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August 25, 2008

My Summer Vacation: NOT

This month's Scientiae, hosted by Lab Cat. is about "My Summer Vacation". This is not a good topic for me this year. Tom, FairerScience's technical guru and my spouse/partner since forever, had his neck broken in early June; so this summer has not exactly been a vacation.

We have, however, learned a lot that we thought we should "share":

• In Massachusetts and a bunch of other states, if you call 911, they are obligated to take you to the closest hospital (even if it is awful). If you drive yourself or call the ambulance service directly, you can chose the hospital to which you go (as long as everyone is breathing).
• If you're not the patient, do whatever it takes to ride in the ambulance with the patient.
• While in the hospital, check and recheck everything. "What is this medication?" "Why are you giving it to me/him/her?" (Sometimes there are assumptions like "Well of course you are on pain medication so therefore you need…."; but if you're not on pain medication; then you don't need the other stuff; but unless you ask you're going to get it.)
• Even in the best of hospitals, once you leave, contacting folks can be hard. Get business cards from everyone. If you can't get business cards- ask for e-mails and cell phone numbers.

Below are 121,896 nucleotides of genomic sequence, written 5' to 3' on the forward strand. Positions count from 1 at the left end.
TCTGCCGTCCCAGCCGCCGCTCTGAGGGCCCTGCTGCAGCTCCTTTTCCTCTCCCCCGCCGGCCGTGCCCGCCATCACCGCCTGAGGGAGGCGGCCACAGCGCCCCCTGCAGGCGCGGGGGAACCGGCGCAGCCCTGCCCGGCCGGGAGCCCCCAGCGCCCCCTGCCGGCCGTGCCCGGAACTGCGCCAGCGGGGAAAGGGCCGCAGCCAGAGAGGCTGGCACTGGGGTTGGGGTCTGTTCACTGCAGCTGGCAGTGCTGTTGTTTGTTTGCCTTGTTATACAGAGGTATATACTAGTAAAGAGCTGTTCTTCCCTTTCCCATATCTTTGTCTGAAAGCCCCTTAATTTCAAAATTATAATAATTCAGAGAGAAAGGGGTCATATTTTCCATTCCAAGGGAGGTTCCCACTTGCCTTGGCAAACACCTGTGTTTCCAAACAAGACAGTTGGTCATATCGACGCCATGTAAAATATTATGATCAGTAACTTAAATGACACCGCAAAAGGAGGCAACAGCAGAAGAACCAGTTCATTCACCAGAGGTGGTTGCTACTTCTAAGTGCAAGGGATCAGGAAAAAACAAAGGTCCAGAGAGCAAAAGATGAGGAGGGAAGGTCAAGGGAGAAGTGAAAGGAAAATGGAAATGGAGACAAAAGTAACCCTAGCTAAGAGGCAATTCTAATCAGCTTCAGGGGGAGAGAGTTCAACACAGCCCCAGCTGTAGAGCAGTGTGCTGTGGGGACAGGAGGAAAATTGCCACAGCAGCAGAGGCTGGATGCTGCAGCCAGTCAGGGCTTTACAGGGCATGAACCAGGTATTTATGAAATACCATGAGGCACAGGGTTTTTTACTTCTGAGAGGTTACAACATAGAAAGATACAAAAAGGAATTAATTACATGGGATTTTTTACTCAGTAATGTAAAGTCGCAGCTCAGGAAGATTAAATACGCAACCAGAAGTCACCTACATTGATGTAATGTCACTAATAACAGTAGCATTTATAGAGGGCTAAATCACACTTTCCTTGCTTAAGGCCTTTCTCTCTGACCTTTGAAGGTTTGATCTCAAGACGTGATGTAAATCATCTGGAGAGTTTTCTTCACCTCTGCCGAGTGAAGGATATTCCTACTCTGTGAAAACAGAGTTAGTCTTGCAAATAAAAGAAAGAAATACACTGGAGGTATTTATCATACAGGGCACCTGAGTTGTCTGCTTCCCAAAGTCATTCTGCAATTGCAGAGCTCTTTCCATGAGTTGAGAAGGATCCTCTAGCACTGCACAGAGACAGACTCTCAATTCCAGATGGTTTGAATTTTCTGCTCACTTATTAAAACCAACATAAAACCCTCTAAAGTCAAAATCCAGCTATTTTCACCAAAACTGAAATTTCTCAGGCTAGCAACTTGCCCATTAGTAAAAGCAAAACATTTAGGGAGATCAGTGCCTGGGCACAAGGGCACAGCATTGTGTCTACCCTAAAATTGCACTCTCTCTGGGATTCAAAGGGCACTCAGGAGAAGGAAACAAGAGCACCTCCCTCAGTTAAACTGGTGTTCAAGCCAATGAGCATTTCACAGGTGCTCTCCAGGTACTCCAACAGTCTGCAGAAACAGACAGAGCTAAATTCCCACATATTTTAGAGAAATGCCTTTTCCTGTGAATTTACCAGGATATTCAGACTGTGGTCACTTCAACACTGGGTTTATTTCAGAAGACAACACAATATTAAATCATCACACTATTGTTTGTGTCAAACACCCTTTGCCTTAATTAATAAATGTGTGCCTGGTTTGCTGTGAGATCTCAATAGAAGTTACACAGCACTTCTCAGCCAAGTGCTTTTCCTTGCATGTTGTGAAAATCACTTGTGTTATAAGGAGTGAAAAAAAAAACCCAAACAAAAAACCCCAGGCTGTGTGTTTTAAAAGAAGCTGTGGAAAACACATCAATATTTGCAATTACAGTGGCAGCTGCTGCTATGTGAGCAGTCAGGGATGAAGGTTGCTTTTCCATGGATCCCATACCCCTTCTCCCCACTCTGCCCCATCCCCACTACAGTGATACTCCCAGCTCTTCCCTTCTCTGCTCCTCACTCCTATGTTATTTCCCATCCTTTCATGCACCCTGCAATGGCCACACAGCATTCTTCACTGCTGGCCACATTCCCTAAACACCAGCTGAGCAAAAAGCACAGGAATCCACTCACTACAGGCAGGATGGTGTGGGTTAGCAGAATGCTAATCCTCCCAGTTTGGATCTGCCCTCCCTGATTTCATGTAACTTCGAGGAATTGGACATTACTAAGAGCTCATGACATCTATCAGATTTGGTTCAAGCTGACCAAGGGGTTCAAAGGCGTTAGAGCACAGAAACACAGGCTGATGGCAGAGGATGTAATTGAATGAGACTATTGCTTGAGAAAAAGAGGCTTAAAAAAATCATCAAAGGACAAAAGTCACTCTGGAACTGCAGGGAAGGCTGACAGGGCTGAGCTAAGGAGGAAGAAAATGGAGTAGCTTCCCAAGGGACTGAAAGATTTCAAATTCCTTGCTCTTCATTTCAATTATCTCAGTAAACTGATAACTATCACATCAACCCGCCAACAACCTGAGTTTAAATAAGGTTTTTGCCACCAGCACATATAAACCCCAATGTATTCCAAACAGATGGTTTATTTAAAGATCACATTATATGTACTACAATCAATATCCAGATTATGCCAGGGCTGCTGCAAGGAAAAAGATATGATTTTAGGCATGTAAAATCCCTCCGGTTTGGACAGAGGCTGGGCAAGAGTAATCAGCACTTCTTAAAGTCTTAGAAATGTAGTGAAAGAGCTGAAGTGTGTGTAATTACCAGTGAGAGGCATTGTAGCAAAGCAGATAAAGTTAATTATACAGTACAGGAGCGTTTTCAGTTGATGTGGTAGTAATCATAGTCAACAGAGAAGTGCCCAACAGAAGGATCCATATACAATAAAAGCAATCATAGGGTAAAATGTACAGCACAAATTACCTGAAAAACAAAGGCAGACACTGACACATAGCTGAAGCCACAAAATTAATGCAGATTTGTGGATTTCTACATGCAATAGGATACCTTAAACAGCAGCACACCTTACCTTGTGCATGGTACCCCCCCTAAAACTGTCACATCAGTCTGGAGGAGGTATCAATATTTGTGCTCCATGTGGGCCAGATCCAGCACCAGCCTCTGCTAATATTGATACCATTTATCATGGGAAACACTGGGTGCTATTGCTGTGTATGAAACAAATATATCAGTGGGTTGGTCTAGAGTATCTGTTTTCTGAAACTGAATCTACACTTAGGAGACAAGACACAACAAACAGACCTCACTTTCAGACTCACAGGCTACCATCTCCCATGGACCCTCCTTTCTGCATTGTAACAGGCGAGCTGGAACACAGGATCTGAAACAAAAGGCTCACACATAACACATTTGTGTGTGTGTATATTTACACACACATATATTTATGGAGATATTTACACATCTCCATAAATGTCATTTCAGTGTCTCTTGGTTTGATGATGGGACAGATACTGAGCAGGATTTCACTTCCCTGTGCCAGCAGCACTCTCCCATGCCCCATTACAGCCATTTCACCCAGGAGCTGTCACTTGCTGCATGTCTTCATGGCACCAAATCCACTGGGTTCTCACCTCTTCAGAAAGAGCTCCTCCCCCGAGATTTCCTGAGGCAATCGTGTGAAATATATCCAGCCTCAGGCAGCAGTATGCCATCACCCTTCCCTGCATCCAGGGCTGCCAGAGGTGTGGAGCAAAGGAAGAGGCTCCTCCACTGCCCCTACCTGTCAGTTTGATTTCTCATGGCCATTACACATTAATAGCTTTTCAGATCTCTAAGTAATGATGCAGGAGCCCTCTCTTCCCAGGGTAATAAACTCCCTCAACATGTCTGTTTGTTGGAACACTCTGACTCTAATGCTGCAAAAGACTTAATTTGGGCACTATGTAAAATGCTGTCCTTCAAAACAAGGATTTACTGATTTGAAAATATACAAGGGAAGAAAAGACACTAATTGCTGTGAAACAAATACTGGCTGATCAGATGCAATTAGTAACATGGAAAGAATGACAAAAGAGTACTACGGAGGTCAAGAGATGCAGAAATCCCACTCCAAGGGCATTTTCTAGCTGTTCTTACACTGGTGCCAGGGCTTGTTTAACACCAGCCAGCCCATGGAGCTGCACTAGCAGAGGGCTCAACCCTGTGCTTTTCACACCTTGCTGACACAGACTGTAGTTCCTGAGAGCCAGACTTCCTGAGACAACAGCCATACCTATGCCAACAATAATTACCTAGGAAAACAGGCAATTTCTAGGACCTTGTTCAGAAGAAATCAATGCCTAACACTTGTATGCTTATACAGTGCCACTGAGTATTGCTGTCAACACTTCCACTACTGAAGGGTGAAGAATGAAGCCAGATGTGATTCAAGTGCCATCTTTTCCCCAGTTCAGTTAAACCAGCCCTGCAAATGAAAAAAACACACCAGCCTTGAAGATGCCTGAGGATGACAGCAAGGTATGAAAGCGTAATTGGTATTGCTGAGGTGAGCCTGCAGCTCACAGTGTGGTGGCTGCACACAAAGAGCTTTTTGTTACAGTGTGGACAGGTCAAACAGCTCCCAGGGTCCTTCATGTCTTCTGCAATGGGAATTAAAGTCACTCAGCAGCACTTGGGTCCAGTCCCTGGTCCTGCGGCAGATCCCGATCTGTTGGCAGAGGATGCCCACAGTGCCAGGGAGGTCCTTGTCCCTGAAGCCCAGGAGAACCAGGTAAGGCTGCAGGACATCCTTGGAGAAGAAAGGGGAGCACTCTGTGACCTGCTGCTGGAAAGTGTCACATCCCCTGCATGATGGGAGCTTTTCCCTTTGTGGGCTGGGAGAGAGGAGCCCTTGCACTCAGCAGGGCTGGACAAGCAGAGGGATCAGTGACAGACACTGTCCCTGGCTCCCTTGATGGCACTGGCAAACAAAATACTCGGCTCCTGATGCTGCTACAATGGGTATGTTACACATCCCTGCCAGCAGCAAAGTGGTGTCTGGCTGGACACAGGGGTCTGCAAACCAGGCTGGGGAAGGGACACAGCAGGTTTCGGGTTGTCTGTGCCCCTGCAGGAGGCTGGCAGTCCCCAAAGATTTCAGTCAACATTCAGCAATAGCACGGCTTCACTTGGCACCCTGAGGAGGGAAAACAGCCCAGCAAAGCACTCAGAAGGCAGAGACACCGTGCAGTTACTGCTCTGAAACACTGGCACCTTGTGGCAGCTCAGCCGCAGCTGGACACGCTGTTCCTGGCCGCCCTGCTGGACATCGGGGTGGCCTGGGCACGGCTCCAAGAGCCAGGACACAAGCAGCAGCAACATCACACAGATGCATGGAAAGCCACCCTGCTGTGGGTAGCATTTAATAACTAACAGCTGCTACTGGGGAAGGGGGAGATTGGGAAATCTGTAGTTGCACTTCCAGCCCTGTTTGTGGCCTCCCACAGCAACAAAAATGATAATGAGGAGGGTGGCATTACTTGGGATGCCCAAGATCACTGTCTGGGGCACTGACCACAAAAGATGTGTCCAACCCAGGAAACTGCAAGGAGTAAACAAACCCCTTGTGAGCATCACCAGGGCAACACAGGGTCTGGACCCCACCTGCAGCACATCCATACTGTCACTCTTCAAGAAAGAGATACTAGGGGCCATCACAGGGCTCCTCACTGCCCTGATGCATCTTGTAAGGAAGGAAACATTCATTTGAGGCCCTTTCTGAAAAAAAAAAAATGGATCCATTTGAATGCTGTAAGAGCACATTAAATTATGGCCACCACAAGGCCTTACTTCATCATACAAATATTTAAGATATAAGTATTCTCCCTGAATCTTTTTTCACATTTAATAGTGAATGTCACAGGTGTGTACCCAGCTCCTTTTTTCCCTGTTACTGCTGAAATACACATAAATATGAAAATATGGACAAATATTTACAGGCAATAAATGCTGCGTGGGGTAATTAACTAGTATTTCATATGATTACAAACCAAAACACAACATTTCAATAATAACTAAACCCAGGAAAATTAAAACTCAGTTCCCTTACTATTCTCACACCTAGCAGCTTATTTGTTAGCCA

• Even if you can't get e-mails or cell phone numbers make sure you get folks' names. You can always google them and with, any luck at all, get contact information and maybe even a connection—wow you were at Woodstock; me too (ok maybe that wasn't a good example but...).
• Write down everything, including your questions and print them out and bring them with you. Check off when you get an answer to each question so you know which questions you haven't gotten answered yet.
• Always bring your laptop when you go to the hospital (all the cool hospitals have free wireless; just remember you may want reinforce your security).
• Acknowledge the wonderfulness of so many of the people you meet, or already know, during these really difficult times

And if you’re lucky enough to have your hospital be Mass General, try the breakfast pizza—we really like it!